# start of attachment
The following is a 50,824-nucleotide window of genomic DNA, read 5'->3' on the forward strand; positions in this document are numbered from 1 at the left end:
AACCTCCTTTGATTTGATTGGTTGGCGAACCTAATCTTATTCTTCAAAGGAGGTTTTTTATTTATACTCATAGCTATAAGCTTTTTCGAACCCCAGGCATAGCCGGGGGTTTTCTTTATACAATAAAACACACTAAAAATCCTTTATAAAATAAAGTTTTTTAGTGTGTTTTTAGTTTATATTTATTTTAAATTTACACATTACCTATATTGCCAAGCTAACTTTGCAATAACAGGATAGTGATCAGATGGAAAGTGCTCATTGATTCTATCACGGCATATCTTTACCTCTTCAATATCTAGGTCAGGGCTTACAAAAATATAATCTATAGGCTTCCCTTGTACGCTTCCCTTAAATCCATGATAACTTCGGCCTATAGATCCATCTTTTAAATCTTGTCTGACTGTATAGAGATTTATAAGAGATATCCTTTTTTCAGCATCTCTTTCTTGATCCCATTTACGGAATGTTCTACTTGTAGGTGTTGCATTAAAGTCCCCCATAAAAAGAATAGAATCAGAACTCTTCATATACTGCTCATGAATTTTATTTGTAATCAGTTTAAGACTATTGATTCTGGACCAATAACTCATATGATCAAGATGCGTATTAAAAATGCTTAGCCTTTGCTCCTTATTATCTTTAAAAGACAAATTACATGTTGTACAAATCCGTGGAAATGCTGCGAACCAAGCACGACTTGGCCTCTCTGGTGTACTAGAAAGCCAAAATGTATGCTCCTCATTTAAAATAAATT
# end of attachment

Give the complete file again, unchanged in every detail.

The following is a 50,824-nucleotide window of genomic DNA, read 5'->3' on the forward strand; positions in this document are numbered from 1 at the left end:
AACCTCCTTTGATTTGATTGGTTGGCGAACCTAATCTTATTCTTCAAAGGAGGTTTTTTATTTATACTCATAGCTATAAGCTTTTTCGAACCCCAGGCATAGCCGGGGGTTTTCTTTATACAATAAAACACACTAAAAATCCTTTATAAAATAAAGTTTTTTAGTGTGTTTTTAGTTTATATTTATTTTAAATTTACACATTACCTATATTGCCAAGCTAACTTTGCAATAACAGGATAGTGATCAGATGGAAAGTGCTCATTGATTCTATCACGGCATATCTTTACCTCTTCAATATCTAGGTCAGGGCTTACAAAAATATAATCTATAGGCTTCCCTTGTACGCTTCCCTTAAATCCATGATAACTTCGGCCTATAGATCCATCTTTTAAATCTTGTCTGACTGTATAGAGATTTATAAGAGATATCCTTTTTTCAGCATCTCTTTCTTGATCCCATTTACGGAATGTTCTACTTGTAGGTGTTGCATTAAAGTCCCCCATAAAAAGAATAGAATCAGAACTCTTCATATACTGCTCATGAATTTTATTTGTAATCAGTTTAAGACTATTGATTCTGGACCAATAACTCATATGATCAAGATGCGTATTAAAAATGCTTAGCCTTTGCTCCTTATTATCTTTAAAAGACAAATTACATGTTGTACAAATCCGTGGAAATGCTGCGAACCAAGCACGACTTGGCCTCTCTGGTGTACTAGAAAGCCAAAATGTATGCTCCTCATTTAAAATAAATT